The Coromandel Coast is the southeastern coastal region of the Indian subcontinent, bounded by the Utkal Plains to the north, the Bay of Bengal to the east, the Kaveri delta to the south, and the Eastern Ghats to the west, extending over an area of about 22,800 square kilometres.
The Coromandel Peninsula was named after HMS Coromandel (originally named HMS Malabar), a ship of the British Royal Navy that stopped at Coromandel Harbour in 1820 to purchase kauri spars. The ship was named for India's Coromandel Coast. Geography. The peninsula is steep and hilly and largely covered in bush.
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Coromondel is the Dutch pronunciation of the word "Karimandalam", a village in the Sriharikota island in the north of Pazhavercadu (Pulecat Lake). An Italian explorer Ludovico di Varthema perhaps first gave the name Coromandel in 1510, which was then used on maps by the Portuguese, but it was the Dutch who took up serious trading there. Pazhavercadu (Pulicat) was an early Dutch settlement along with Masoolipatnam in present-day Andhra Pradesh. There is a Dutch cemetery belonging to the 17th century at Pulicat. It is said[by whom?]that the first Dutch ship stopped here for fresh drinking water, and upon asking the name of the place Karimanal was spelled as Coromondal (K replaced with C and d inserted). The land of the Chola dynasty was called Cholamandalam (சோழ மண்டலம்) in Tamil, translated as The realm of the Cholas, from which the Portuguese derived the name Coromandel. The name could also be derived from Karai mandalam, meaning...
Agriculture is the mainstay of the coastal economy. Rice, pulses (legumes), sugarcane, cotton, and peanuts (groundnuts) are grown. Bananas and betel nuts are grown together with rice in the low-rainfall region of the interior. There are casuarina and coconut plantations along the coast. Large-scale industries produce fertilizers, chemicals, film projectors, amplifiers, trucks, and automobiles. There is a heavy vehicle and armoured car fac...
The coast is generally low, and punctuated by the deltas of several large rivers, including the Kaveri, Palar, Penner, and Krishna River, which rise in the highlands of the Western Ghats and flow across the Deccan Plateau to drain into the Bay of Bengal. The alluvial plains created by these rivers are fertile and favour agriculture. The rivers remain dry during most of the year. There is little forest cover, but marshes, swamps, scrub woodlands, and thorny thickets ar...
The Coromandel Coast falls in the rain shadow of the Western Ghats mountain range, and receives less rainfall during the summer southwest monsoons, which contributes heavy rainfall in some parts of India. The region averages 800 mm/year, most of which falls between October and December. The topography of the Bay of Bengal, and the staggered weather pattern prevalent during the season favours northeast monsoons, which have a tendency to cause cy...
By late 1530 the Coromandel Coast was home to three Portuguese settlements at Nagapattinam, São Tomé de Meliapore, and Pulicat . In the 17th and 18th centuries, the Coromandel Coast was the scene of rivalries among European powers for control of the India trade. The British established themselves at Fort St George (Madras) and Masulipatnam, the Dutch at Pulicat, Sadras and Covelong, the French at Pondicherry, Karaikal and Nizampatnam, the Danish in Dansborgat Tharangambadi. The Coromandel Coast supplied Indian Muslim eunuchs to the Thai palace and court of Siam (modern Thailand).The Thai at times asked eunuchs from China to visit the court in Thailand and advise them on court ritual since they held them in high regard. Eventually the British won out, although France retained the tiny enclaves of Pondichéry and Karaikal until 1954. Chinese lacquer goods, including boxes, screens, and chests, became known as "Coromandel" good...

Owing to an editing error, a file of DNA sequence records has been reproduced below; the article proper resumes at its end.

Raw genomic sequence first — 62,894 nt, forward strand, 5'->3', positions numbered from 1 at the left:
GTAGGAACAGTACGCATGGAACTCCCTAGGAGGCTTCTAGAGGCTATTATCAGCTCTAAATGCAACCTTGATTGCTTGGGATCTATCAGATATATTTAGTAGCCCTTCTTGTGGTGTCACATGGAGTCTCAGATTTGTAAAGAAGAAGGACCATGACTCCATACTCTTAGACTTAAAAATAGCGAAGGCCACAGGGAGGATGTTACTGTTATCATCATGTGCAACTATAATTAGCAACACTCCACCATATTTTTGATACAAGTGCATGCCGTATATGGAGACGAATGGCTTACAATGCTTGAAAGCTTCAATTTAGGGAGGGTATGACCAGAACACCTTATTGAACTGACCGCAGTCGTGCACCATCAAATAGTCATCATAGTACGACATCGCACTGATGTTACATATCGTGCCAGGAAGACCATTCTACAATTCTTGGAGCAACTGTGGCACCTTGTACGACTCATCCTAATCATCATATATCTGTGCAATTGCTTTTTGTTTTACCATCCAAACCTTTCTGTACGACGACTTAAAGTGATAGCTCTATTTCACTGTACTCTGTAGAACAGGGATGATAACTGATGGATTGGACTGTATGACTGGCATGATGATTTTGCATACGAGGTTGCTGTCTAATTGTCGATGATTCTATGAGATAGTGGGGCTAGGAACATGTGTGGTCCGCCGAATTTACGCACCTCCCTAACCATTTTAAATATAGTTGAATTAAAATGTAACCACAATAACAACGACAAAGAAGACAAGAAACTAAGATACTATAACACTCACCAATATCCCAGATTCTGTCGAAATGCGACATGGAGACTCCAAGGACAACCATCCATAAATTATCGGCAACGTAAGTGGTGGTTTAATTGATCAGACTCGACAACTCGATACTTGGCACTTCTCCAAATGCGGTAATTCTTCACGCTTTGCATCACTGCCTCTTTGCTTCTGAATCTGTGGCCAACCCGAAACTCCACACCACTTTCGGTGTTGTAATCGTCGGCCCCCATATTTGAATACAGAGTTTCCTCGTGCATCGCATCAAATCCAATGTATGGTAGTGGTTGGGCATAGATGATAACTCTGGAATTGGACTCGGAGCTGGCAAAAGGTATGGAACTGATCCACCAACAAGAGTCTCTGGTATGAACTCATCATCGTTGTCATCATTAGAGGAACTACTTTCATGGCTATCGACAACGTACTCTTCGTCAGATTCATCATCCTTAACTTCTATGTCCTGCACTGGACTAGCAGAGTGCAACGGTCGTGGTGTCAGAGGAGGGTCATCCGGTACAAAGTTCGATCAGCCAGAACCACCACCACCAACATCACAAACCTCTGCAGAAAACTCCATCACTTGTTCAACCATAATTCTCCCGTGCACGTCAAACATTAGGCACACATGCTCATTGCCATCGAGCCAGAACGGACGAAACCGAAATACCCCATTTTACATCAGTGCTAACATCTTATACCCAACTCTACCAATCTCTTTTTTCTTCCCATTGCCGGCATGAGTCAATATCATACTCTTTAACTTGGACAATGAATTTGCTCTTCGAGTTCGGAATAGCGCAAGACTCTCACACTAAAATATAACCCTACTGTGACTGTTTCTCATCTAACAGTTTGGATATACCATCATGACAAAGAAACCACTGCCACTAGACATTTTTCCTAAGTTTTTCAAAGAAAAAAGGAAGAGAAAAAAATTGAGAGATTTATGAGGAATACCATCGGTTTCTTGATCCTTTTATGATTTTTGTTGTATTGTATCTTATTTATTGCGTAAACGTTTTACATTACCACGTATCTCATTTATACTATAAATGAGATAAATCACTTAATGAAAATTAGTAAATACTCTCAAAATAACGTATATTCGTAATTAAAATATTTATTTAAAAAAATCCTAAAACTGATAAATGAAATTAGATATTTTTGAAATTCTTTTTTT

Four ships of the Royal Navy have borne the name HMS Coromandel after the Indian coast. The Coromandel Peninsula in New Zealand was named after one of these ships, and the town of Coromandel, New Zealand was named after the peninsula. Coromandel Valley, South Australia, and its neighbouring suburb, Coromandel East, gain their name from the ship Coromandel, which arrived in Holdfast Bay from London in 1837 with 156 English settlers. After the ship reached the shore, some of its sailors deserted, intending to remain behind in South Australia, and took refuge in the hills in the Coromandel Valley region. In Slovene the idiom Indija Koromandija (India Coromandel) means a land of plenty,a promised land, a utopia where "Houses are bleached with cheese and covered with cake".
"India". World Statesman. Retrieved 24 December 2020. Search for Dutch India and French India for information on Coromandel coast
Coromandel was a governorate of the Dutch East India Company on the Coromandel Coast between 1610 until the company's liquidation in 1798. Dutch presence in the region began with the capture of Pulicat from the Portuguese, which then became a colony of the Kingdom of the Netherlands until 1825, when it was relinquished to the British according to the Anglo-Dutch Treaty of 1824.
English: The Coromandel Coast region — the southeastern coast of the Indian Subcontinent, within Tamil Nadu and Andhra Pradesh states in South India . It can also include the northwestern coast of the island nation of Sri Lanka.
Coromandel lacquer is a type of Chinese lacquerware, latterly mainly made for export, so called only in the West because it was shipped to European markets via the Coromandel coast of south-east India, where the Dutch East Indies Company (VOC) and its rivals from a number of European powers had bases in the 18th century.